London Segregation and Weak Ties

By Paul Ormerod

The political map of London is like the United States, with strong geographic segregation.  But is there something more subtle going on?

Thomas Schelling is a brilliant American polymath, who deservedly won the Nobel Prize in economics in 2005.  One of his most remarkable insights is about segregation in cities, which he published as long ago as 1971.

The residential pattern of American cities tends to be pretty sharply divided on ethnic grounds.  The population of many areas is often overwhelmingly drawn from a single ethnic group.  There are white neighbourhoods, black neighbourhoods, as so forth, in which there are very few members of other ethnic groups.

An obvious implication of this seems to be that there is strong racial prejudice in the US, that many people actively prefer to live amongst people of their own ethnicity.

Schelling showed that strong segregation at the level of the city as a whole can arise even when individuals have only a very weak preference in favour of being surrounded by people of their own ethnic group.  There is a big, often highly mathematical, scientific literature on this in the four decades since Schelling made his discovery.  But his basic finding still remains valid.  Very weak individual preferences often translate into apparently very strong ones at the city-wide level.

His work was all the more remarkable given that personal computers had not been invented. Schelling obtained his results using coins on graph paper.  He placed pennies and nickels in different patterns on the “board” and then moving them one by one if they were in an “unhappy” situation.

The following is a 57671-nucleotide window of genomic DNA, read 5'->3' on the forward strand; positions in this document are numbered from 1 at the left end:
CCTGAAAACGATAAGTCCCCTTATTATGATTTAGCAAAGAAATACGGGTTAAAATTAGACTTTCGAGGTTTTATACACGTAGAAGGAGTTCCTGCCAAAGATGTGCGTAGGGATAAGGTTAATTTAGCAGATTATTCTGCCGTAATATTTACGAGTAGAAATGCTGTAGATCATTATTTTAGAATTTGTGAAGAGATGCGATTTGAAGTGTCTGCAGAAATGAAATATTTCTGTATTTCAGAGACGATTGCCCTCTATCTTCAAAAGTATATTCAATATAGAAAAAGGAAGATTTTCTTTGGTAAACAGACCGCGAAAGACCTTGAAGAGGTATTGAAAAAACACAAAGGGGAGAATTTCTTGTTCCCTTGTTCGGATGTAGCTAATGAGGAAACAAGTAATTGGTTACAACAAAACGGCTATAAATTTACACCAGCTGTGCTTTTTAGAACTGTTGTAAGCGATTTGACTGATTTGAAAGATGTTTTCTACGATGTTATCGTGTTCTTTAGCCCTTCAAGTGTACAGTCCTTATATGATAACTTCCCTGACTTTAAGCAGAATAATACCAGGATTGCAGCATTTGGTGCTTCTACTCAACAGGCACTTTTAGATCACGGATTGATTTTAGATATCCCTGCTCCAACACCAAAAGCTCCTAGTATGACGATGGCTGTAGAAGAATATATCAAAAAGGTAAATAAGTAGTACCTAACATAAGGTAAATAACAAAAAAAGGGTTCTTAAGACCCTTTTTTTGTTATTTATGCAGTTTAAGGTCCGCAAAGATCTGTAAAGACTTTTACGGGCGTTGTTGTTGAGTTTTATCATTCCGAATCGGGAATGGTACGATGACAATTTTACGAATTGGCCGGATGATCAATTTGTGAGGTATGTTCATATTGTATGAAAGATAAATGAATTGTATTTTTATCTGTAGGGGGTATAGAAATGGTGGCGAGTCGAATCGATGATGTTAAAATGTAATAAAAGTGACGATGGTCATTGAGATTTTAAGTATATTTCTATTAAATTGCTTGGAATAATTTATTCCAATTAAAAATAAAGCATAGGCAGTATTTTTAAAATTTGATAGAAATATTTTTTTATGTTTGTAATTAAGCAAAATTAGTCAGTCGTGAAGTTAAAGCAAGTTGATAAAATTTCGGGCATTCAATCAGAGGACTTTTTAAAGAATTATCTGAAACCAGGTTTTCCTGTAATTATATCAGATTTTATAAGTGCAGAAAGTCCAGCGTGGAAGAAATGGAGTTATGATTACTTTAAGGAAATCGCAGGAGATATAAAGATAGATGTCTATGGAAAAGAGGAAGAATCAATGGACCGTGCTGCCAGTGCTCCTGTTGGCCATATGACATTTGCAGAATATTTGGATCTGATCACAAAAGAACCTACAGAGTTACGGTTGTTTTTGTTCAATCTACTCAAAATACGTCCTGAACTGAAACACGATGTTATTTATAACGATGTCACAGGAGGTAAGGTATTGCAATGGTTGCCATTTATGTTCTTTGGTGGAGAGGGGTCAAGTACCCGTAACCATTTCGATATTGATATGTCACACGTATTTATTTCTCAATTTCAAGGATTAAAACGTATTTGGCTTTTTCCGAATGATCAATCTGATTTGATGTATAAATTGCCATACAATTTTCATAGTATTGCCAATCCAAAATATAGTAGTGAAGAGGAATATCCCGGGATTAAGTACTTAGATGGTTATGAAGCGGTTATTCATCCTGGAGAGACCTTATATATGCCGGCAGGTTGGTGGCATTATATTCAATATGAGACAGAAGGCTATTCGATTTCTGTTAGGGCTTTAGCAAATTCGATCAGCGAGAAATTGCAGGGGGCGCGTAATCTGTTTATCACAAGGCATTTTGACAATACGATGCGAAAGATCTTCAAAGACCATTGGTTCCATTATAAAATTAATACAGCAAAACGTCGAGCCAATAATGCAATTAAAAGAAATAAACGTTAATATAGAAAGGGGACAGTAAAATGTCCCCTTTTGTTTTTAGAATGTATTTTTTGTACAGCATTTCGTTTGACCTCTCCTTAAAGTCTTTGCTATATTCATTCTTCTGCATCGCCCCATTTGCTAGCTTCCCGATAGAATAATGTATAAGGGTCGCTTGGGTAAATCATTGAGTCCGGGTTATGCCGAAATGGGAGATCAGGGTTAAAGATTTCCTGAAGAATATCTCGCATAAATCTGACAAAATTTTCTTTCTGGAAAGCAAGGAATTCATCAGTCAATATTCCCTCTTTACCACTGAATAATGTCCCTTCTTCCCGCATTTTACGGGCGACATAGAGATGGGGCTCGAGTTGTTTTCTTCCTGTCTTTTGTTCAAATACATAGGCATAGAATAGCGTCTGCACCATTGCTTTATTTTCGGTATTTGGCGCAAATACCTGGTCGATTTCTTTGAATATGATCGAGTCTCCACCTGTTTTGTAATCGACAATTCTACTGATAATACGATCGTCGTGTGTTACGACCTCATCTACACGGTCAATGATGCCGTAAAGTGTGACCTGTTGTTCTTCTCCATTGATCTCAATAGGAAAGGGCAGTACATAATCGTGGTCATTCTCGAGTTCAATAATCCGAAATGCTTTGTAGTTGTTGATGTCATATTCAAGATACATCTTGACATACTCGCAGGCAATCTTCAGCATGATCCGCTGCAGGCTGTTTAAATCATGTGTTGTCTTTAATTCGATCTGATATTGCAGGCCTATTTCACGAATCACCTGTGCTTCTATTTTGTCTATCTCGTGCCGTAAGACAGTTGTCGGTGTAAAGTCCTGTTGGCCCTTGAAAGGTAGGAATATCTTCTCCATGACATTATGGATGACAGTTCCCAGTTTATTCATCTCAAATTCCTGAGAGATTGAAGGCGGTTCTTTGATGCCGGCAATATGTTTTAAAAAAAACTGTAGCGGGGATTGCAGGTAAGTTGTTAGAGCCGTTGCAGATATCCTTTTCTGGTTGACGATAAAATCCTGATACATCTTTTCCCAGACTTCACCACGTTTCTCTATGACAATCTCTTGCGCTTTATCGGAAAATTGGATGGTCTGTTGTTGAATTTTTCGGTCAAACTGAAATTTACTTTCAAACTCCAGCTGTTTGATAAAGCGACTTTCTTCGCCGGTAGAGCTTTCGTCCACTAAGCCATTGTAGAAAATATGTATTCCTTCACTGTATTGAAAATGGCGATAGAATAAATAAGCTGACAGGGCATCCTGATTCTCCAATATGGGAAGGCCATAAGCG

The first preferences in the 2012 London Mayoral election are a remarkable example of city-wide segregation.  They give the impression of a city which is sharply divided in its political allegiances and outlook.

3 Responses to “London Segregation and Weak Ties”

  1. There is an interesting and significant phenomenon emerging in post-apartheid South Africa. On the one hand there is sometimes vitriolic comment, mainly by white folks, against the ANC government, allegedly directed at its corruption and maladministration, with responses, mainly from black folks, accusing those writers of racism. On the other hand increasingly you’ll see white folks out and about both with adopted black children, and, where they go to the same private schools, white children having black friends with them and vice versa. This is a complex issue and I’m wondering whether value systems and culture might have more to do with it than ethnicity?

  2. John Lipetz says:

    The situation varies across London. I live in Camden where there is a significant ethnic mix. Partly there is an income issue where the more recently arrived are Bangladeshi and others who live in the south of the borough rather than the richer north. Barnet, our northern neighbours, also has a rich ethnic mix with different characteristics. Parts of London have a concentration of immigrant groups eg Southall with a high Sikh community and Tower Hamlets with many Bengalis who have taken over from the preponderant Jewish community who moved out after the war. Racism is still an issue, particularly in parts of East London. I hope the american example never applies here.

  3. Thanks Paul – very interesting article. Can you (or anyone) point us to a display of the first preference voting as mentioned please?

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